Ullinish Souterrain, Isle of Skye

This was my second attempt at finding this souterrain. Last time was in late summer and I set off from the car park for Dun Beag Broch (on the main road) instead of driving a little way down the Ullinish road. In summer the ground was so thickly covered with bracken that I thought it would be like looking for a needle in a haystack anyway.
In March there was no bracken (and no cows to be seen!) and the souterrain was obvious after a very short walk towards the north side of Cnoc Ullinish. The last thing my husband said to me when I set off was “don’t go inside anything”. He really should know me better! So here’s a slideshow of some of the photos I took.

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Claigan Souterrain, Isle of Skye

A good walk to a very muddy souterrain.
People driving down the single track road by Dunvegan Castle are usually heading for the stunning Coral Beach which can be reached from the car park at the end of the road. From the carpark, instead of taking the footpath towards the beach, there is a very good track which leads up the hillside and then the souterrain is a short walk from near the end of the track.
Many outlines of settlements and enclosures can be seen in the area around the souterrain, probably dating from prehistoric times up until more recent centuries.

1Claigan Souterrain
Track up to Claigan souterrain, looking back towards Loch Dunvegan
2Claigan Souterrain a. (1280x960)
Souterrain comes into view
3Claigan Souterrain a. (12) (1280x960)
4Claigan Souterrain a. (2) - Copy (1280x960)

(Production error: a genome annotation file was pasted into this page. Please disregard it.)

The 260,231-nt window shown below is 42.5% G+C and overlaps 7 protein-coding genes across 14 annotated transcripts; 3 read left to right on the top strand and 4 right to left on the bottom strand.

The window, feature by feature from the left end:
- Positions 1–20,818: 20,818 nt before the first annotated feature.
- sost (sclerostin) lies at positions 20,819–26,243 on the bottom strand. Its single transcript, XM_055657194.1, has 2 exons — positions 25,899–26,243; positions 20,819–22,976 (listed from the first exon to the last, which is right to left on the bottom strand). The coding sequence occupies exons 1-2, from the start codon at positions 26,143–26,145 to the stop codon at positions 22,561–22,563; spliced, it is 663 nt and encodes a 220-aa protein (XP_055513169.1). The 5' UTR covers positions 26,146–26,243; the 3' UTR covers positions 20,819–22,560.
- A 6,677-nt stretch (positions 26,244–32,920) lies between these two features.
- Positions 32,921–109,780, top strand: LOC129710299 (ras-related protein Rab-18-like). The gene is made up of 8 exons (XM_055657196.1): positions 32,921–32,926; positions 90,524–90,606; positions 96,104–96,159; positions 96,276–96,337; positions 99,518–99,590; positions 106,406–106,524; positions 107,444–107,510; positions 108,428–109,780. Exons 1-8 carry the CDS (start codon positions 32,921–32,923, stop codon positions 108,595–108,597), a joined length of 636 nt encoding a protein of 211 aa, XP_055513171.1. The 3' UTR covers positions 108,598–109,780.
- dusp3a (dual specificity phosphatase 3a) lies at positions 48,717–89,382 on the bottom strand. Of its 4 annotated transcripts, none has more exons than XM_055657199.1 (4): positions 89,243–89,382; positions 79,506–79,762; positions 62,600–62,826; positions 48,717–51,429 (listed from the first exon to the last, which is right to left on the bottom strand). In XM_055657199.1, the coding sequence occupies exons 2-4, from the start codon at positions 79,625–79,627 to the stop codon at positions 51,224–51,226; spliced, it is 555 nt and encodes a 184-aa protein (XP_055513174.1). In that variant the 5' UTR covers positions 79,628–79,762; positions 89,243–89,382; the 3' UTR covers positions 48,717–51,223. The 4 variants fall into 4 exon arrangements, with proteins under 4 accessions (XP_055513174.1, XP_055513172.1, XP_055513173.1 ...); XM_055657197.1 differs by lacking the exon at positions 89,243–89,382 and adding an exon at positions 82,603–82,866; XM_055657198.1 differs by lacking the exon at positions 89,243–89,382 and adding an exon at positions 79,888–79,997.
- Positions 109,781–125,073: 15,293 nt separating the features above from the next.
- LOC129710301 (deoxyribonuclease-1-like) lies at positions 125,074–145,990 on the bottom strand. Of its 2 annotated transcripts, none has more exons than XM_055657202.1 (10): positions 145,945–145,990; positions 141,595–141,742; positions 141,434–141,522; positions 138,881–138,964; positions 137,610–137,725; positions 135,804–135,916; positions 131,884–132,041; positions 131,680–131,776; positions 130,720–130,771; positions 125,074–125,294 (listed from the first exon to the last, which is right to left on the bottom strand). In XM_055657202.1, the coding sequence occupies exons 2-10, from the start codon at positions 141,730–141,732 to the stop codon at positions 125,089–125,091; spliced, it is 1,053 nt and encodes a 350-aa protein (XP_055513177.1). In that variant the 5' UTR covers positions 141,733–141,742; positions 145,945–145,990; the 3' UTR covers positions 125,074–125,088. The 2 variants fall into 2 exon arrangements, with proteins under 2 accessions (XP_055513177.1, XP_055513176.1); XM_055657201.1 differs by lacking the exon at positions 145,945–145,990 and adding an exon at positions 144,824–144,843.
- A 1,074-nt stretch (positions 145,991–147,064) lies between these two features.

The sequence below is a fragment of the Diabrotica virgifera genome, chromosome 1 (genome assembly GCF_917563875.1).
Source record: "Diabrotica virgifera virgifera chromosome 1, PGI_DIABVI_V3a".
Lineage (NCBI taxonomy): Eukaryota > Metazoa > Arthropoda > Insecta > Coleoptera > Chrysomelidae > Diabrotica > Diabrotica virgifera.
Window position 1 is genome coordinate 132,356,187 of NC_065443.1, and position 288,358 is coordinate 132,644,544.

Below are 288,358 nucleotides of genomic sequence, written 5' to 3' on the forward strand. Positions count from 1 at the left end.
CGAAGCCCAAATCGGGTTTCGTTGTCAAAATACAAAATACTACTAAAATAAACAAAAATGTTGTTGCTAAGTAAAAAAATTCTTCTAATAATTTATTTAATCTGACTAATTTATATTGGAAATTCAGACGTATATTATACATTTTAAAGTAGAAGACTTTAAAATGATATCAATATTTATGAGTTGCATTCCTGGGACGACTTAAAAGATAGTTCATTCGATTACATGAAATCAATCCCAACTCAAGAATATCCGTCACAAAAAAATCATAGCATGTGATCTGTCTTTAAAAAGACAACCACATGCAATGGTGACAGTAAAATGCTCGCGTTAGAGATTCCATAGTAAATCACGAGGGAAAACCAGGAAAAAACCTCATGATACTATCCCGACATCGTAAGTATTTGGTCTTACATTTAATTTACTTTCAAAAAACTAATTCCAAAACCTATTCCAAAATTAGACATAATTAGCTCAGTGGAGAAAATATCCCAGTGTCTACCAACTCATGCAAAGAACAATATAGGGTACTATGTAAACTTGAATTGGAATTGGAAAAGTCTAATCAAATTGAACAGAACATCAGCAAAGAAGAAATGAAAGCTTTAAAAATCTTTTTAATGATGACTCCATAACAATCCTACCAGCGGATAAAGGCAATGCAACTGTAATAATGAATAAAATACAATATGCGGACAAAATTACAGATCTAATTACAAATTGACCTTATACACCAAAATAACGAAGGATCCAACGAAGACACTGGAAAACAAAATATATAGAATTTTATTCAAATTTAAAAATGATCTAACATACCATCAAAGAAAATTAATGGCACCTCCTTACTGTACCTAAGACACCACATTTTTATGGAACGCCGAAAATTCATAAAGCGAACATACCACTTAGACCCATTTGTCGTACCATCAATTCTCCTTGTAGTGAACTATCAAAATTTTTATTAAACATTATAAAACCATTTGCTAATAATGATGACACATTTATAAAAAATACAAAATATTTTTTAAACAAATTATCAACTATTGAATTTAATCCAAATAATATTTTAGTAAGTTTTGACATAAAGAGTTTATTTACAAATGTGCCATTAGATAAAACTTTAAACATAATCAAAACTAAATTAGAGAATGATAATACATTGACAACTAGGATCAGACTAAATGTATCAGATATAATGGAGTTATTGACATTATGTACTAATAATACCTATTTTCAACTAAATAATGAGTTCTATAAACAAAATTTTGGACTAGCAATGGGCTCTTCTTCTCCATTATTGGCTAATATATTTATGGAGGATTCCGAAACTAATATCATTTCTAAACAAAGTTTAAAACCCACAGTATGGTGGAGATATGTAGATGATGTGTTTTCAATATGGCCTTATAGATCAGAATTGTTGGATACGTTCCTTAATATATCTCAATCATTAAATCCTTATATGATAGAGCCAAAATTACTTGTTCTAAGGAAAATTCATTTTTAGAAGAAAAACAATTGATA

Just inside the entrance

The entrance was so low I had to lie down and edge my way in on my tummy, pulling myself along the very muddy floor, head first, with the torch out in front of me – must remember to buy a head torch for future excursions into souterrains!

Once inside, the passage opened out more, but it was still very cramped and the ceiling was too low to be able to move along easily. In fact, with the tiny entrance several metres behind me and the end of the passage appearing to taper in, rather than end in a round chamber, the whole effect was very claustrophobic – certainly too claustrophobic for me to linger for long and this was one souterrain I was quite glad to get out of.

Kilvaxter Souterrain, Isle of Skye

Entrance to Kilvaxter Souterrain
Entrance to Kilvaxter Souterrain

Of all the known souterrains on Skye, Kilvaxter is by far, the most accessible  and is also in a good state of preservation. It was discovered in 2000 when a hole suddenly appeared in a field and some of the stonework was revealed.
After work by the local community and archaeologists it was opened to the public in 2006 and they also provided a car park and excellent interpretation at the site. The car park is at Kilvaxter, about 5 or 6 miles north of Uig, on the road that takes you round the far north of the island (A855).

Souterrains in Scotland are usually associated with Iron Age dwellings and were most likely built as places to store food. At Kilvaxter there is evidence of there having been Iron Age round houses just beside the souterrain.

Kilvaxter - site of round house
Sign showing the site of a round house beside the souterrain
Kilvaxter Souterrain
Inside the flooded souterrain

Unfortunately, Kilvaxter is prone to flooding and despite visiting again after a dry spell in summer, it was still flooded. I’d be interested to know if it ever dries out!

 I went back in August and it was just as flooded as last time. I waded in a little way but there’s something disconcerting about wading through murky water in a dark tunnel and it wasn’t long before I thought it was wise not to go any further.

Kilvaxter vent comp4web
Ventilation hole

Kilvaxter Souterrain plan


Each time I’ve been there the water has been almost up to the entrance so I’ve never been able to walk down the entire length, which is about 20m. The interpretation board above shows the shape of it (and shows what you are missing!). You have to crouch down to get through the typically low entrance way but then it opens out and a few metres along there’s a cubby hole in the left hand wall. The passage then curves to the left and you can’t see any further without wading along through the murky water.
At the end of the tunnel there’s a ventilation hole which is visible in the ground above.